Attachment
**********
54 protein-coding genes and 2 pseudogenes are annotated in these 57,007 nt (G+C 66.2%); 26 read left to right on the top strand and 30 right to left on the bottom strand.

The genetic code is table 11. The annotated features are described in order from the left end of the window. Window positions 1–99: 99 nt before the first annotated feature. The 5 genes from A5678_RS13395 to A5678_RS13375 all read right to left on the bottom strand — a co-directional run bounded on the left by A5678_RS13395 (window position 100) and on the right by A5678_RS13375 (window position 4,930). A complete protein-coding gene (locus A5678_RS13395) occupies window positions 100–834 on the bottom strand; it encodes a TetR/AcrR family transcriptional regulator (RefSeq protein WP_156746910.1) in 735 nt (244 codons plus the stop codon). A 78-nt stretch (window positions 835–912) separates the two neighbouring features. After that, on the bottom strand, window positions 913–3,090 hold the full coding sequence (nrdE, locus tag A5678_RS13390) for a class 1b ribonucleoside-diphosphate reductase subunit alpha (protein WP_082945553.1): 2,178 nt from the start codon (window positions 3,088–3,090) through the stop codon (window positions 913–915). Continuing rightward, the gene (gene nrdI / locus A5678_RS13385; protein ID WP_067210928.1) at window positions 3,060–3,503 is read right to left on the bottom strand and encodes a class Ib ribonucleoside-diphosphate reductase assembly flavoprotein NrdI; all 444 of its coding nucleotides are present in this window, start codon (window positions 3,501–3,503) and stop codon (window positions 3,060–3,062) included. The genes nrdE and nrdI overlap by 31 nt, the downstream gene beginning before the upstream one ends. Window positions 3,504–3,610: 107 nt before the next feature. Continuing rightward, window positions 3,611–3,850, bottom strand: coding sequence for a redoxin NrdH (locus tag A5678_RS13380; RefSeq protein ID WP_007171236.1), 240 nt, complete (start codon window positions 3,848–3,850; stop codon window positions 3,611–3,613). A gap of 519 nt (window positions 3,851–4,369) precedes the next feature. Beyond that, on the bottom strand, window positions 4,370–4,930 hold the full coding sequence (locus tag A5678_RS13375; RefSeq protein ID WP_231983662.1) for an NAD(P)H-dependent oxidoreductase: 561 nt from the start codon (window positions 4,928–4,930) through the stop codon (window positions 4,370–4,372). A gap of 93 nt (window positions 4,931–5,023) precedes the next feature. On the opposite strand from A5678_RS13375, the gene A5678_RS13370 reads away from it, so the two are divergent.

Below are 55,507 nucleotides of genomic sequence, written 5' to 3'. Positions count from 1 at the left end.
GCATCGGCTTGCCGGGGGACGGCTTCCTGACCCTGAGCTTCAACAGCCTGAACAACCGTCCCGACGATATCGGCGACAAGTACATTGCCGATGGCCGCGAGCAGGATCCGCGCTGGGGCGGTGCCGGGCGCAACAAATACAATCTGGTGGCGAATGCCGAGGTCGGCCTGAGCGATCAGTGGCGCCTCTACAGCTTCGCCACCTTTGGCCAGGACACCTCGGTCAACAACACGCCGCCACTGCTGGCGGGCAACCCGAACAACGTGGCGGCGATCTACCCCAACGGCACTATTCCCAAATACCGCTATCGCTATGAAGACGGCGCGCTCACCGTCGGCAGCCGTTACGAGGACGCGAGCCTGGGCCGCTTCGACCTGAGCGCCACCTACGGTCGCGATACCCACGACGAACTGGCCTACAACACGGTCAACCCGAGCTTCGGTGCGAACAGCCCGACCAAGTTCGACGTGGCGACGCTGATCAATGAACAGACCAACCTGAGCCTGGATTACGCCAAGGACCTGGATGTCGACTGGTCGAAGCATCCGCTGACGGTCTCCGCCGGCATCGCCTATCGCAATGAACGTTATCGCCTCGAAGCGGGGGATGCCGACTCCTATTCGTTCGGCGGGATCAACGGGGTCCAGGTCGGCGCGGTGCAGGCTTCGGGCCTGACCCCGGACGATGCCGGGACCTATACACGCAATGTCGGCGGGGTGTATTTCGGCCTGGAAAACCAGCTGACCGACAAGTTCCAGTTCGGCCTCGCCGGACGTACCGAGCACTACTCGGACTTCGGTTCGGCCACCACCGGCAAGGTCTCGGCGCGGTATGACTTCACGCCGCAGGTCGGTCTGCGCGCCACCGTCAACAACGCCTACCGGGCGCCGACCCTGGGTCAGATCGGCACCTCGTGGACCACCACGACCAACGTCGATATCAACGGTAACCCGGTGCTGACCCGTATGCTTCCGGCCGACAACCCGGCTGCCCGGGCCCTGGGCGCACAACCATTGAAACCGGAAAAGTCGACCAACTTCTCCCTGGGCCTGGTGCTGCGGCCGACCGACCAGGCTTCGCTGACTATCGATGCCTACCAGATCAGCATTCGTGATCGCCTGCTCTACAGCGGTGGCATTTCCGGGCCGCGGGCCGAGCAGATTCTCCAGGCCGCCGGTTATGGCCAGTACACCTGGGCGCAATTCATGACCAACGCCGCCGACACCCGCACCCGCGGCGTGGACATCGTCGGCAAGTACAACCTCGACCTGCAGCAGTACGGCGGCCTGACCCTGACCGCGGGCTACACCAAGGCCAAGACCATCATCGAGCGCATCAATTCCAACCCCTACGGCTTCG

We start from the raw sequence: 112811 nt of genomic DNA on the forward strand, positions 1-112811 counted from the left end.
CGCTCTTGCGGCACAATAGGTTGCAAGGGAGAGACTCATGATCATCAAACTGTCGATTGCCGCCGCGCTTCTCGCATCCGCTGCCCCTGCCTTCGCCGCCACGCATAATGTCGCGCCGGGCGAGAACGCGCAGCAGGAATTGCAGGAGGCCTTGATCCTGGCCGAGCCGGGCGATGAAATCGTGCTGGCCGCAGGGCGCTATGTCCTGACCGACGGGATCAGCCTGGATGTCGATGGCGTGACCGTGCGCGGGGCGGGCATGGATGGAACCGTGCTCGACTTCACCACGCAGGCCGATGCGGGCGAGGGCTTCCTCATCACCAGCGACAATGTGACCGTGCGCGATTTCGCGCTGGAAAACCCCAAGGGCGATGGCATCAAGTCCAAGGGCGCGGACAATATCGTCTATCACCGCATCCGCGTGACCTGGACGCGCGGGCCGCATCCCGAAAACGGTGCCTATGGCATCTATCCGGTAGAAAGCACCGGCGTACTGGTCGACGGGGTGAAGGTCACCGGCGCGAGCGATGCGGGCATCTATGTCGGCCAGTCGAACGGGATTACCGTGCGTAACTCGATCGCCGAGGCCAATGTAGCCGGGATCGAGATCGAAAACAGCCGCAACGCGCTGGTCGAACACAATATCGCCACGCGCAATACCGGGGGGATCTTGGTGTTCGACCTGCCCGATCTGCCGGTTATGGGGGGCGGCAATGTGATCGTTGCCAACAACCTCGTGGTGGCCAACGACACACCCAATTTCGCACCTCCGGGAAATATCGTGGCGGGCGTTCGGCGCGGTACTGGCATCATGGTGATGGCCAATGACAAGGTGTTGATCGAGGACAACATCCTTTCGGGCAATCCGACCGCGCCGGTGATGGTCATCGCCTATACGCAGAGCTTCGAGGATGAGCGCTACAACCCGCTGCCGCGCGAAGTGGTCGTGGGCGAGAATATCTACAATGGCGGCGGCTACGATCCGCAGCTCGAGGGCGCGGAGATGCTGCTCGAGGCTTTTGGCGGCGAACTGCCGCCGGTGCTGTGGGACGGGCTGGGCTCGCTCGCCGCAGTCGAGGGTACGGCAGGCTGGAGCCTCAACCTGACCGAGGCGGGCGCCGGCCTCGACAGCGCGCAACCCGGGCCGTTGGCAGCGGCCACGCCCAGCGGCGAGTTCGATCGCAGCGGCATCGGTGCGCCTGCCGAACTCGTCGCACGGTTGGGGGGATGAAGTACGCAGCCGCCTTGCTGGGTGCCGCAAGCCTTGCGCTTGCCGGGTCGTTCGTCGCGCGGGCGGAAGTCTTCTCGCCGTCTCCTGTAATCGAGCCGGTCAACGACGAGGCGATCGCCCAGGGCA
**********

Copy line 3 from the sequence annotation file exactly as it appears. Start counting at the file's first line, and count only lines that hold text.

Below are 55,507 nucleotides of genomic sequence, written 5' to 3'. Positions count from 1 at the left end.